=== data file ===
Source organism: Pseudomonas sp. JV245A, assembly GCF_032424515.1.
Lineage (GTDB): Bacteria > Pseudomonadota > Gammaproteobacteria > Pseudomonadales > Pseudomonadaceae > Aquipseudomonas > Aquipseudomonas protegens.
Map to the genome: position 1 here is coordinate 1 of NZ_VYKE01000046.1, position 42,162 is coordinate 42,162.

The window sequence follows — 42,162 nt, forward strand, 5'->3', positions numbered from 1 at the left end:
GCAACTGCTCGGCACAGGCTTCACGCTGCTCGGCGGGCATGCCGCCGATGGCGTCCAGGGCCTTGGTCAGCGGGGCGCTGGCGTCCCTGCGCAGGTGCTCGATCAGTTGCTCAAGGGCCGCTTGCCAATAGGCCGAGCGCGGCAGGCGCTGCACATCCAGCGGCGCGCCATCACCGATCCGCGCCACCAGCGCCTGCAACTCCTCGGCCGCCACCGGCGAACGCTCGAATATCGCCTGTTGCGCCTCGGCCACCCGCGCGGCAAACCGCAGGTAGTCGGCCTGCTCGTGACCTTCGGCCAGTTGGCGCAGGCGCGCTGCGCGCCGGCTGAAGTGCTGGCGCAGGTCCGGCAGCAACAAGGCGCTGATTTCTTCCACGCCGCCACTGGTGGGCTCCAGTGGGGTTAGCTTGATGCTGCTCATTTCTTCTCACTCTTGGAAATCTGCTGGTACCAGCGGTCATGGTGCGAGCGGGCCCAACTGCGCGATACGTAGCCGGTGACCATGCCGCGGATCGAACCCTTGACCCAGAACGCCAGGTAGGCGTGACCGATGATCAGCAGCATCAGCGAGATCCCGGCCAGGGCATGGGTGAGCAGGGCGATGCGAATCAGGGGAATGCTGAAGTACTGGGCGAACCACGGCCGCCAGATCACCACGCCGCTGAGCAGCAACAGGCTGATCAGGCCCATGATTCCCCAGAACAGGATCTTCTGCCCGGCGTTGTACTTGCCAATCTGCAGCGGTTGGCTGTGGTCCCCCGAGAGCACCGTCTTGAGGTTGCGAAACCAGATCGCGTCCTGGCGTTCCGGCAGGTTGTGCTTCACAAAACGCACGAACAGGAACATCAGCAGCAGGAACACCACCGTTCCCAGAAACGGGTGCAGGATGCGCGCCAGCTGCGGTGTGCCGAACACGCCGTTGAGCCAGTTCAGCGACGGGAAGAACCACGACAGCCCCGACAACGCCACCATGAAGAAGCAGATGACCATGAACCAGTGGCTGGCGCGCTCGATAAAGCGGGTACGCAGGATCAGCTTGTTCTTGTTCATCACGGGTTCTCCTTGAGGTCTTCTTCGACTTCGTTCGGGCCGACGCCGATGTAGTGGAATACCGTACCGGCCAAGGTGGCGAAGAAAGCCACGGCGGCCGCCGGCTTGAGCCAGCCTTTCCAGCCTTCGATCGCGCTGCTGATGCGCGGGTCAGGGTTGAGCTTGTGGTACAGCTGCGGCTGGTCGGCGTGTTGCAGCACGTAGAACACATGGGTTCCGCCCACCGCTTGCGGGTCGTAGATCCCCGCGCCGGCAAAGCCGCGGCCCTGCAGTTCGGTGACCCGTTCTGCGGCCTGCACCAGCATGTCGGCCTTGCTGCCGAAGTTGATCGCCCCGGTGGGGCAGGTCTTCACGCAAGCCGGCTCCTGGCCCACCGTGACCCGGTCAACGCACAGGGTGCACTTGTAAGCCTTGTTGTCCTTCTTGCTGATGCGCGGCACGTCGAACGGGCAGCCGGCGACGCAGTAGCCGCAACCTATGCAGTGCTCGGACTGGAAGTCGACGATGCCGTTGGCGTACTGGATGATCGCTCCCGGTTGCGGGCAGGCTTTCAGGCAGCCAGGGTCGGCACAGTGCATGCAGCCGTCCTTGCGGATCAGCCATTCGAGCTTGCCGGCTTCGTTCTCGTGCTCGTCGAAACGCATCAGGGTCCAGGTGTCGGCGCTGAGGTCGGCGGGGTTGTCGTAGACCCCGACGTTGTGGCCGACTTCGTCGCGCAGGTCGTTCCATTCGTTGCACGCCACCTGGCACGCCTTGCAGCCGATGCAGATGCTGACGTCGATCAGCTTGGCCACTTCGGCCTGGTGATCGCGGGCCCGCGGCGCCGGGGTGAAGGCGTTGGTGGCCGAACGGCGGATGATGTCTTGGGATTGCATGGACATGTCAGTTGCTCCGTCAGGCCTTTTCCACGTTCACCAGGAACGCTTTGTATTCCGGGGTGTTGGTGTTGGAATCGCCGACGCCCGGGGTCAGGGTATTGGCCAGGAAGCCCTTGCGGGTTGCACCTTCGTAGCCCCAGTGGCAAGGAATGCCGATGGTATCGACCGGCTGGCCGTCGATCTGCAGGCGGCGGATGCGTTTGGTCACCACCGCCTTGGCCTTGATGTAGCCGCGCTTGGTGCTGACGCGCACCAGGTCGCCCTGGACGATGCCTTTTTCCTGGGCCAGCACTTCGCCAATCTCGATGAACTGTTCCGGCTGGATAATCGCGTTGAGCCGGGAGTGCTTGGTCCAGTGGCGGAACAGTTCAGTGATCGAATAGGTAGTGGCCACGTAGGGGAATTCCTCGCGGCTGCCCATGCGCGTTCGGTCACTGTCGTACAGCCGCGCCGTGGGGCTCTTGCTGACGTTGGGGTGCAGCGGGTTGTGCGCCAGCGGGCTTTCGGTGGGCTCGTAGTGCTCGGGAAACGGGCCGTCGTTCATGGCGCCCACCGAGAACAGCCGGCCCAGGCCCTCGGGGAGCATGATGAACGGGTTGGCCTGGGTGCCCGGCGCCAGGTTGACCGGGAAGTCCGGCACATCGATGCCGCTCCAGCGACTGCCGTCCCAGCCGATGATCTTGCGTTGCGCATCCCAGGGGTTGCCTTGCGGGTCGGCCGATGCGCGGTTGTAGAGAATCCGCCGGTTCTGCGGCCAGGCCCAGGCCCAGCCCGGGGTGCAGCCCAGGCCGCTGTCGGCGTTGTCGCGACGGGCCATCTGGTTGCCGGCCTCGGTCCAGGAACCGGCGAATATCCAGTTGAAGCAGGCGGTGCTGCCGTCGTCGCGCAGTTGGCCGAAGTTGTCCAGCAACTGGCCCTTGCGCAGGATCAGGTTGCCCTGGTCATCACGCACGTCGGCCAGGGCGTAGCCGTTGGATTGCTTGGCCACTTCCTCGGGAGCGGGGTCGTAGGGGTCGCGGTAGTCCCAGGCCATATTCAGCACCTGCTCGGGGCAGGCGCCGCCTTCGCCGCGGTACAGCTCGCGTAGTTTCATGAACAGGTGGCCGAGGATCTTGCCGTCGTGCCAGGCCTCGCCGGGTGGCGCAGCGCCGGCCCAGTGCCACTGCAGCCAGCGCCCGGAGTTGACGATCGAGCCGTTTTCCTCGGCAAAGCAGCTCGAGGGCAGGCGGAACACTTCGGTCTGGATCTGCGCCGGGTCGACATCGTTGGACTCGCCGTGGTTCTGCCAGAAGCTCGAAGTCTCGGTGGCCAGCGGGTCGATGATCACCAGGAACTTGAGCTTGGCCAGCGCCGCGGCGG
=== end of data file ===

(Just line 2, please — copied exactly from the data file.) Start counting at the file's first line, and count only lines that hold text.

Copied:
Lineage (GTDB): Bacteria > Pseudomonadota > Gammaproteobacteria > Pseudomonadales > Pseudomonadaceae > Aquipseudomonas > Aquipseudomonas protegens.